Kajiado county has emerged a huge real estate beneficiary owing to numerous proposed and existing universities, the unveiling of the planned Konza Technocity and a devolved governance system now taking shape.
Speculators are buying and holding huge chunks of land in the hope of making a kill out of increased demand for property developments.
Kitengela, in Kajiado North, and Isinya District have in particular gained from their proximity to the Konza City site whose economic benefits are expected to trickle down to these areas.
The county is host to established universities such as Africa Nazarene. Kampala International University is partnering with East African University to operate a campus in Kitengela while KAG EAST University is now up. Hindu University is expected to be built in the vast plains of Kitengela.
Land buyers around these institutions are betting on expected increase in demand for rental accommodation for staff and students. The huge demand has seen a number of ranches sold to land dealers who subdivide them into smaller parcels for onward sale.
“Most of the land transactions in Kajiado are through companies that acquire huge tracts and then subdivide into plots for sale,” said Charles Angira, the director of planning at Ol Kejuado County Council.
Huge residential estates have also taken shape notably with Jamii Bora Makao’s Kisaju View estate targeting first-time buyers jumping on to the property ladder. CIC Insurance Group has announced plans to acquire 417 acres in Isinya at a cost of Sh723 million on which it will put up a mixed-use development.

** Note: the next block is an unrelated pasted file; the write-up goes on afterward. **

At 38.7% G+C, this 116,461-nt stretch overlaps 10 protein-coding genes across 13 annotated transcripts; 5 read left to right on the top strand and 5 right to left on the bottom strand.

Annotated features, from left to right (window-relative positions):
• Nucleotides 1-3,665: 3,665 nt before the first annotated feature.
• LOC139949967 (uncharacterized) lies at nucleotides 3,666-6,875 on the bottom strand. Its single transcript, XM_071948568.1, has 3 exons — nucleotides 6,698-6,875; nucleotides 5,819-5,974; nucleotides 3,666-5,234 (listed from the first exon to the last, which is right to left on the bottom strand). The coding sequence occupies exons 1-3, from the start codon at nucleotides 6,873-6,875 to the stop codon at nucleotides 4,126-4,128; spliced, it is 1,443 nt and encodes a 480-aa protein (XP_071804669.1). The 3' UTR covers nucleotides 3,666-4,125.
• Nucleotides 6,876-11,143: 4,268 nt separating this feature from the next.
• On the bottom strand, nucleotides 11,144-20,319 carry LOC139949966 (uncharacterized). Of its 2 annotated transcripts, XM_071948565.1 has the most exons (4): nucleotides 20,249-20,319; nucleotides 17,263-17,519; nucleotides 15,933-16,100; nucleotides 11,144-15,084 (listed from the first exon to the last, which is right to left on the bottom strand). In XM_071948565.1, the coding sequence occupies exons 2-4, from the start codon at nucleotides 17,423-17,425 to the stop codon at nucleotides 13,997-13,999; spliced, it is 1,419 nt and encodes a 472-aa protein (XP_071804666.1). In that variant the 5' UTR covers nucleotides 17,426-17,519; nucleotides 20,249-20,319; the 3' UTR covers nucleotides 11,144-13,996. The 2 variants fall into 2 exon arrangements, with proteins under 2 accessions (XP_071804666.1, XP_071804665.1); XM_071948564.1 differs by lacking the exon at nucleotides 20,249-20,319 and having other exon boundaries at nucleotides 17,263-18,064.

But as relatively cheaper prices for land attract speculators and developers in droves, Kajiado county is now struggling with a physical planning nightmare as investors leave inadequate space for development of basic infrastructure.
The local authority suspended subdivision of land late last year to tame uncontrolled development in hotspots such as Kitengela, Ngong, Ongata Rongai, Kajiado, Isinya and Kiserian, which are top preferred dormitory estates for Nairobi’s working class.
The council wants to map the areas for physical planning purposes, a process expected to take several months.
A high interest regime since October 2011 has however slowed down land transactions as potential buyers shunned bank loans.
“This has in essence stabilised land prices because many buyers in these areas depend on bank financing and have retracted to wait for cheaper credit before investing,” said Michael Kiarie, the managing director of Premier Realty.
“There is also the factor of the general elections which has seen some investors hold on to their money. As soon as the elections are over without a hitch, the prices are likely to sky-rocket,” he said.
According to Ol Kejuado County Council, the rapid development in the county has been occasioned by a population spill-over from Nairobi. It has however warned that haphazard development would affect property values on the long-run due to lack of trunk services such as sewer lines and roads.
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